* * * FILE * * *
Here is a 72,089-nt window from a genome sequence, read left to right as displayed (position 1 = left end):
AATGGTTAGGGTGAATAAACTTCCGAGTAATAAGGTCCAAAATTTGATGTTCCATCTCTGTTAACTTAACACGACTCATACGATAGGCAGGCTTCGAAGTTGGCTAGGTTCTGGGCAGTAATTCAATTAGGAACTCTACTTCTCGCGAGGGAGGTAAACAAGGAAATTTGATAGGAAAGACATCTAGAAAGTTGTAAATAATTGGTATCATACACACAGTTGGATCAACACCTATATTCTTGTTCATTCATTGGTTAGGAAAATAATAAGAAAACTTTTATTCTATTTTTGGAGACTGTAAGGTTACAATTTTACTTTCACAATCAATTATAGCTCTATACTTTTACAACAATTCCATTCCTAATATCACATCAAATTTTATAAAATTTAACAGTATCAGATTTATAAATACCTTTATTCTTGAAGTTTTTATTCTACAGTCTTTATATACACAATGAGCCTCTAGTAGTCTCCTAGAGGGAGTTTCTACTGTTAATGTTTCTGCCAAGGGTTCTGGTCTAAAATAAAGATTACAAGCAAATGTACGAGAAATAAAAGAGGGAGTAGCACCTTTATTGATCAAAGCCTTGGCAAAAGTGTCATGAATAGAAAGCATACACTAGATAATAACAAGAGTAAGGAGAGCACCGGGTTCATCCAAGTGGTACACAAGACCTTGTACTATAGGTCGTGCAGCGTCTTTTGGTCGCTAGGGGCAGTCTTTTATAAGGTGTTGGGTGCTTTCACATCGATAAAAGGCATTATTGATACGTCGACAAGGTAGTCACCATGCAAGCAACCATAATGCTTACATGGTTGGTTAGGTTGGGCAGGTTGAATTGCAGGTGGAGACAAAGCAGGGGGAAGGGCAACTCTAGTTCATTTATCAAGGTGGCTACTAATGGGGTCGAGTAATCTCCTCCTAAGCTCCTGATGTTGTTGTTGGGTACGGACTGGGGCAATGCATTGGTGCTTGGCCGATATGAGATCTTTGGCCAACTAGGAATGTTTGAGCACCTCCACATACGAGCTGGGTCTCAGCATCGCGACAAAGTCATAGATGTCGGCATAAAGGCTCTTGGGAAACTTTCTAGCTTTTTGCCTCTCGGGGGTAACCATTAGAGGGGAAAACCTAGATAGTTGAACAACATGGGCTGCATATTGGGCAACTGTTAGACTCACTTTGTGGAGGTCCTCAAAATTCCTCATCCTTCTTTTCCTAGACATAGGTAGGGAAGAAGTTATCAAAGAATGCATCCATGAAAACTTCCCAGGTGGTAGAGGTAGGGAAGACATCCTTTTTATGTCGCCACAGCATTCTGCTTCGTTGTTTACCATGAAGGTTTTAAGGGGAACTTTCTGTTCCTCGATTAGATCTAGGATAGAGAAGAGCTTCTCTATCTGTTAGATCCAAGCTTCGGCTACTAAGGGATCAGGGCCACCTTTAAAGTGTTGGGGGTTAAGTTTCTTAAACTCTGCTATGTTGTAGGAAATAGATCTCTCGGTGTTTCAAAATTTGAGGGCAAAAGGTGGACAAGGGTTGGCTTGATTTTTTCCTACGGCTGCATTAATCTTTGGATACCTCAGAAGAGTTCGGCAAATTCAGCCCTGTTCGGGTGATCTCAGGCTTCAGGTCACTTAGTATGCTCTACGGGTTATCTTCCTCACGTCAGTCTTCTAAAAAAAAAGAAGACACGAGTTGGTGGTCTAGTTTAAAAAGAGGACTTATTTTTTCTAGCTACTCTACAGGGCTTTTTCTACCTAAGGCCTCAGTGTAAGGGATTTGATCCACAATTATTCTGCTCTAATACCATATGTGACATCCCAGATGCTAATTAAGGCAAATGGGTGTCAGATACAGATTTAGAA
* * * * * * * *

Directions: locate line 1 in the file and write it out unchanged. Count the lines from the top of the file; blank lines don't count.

Here is a 72,089-nt window from a genome sequence, read left to right as displayed (position 1 = left end):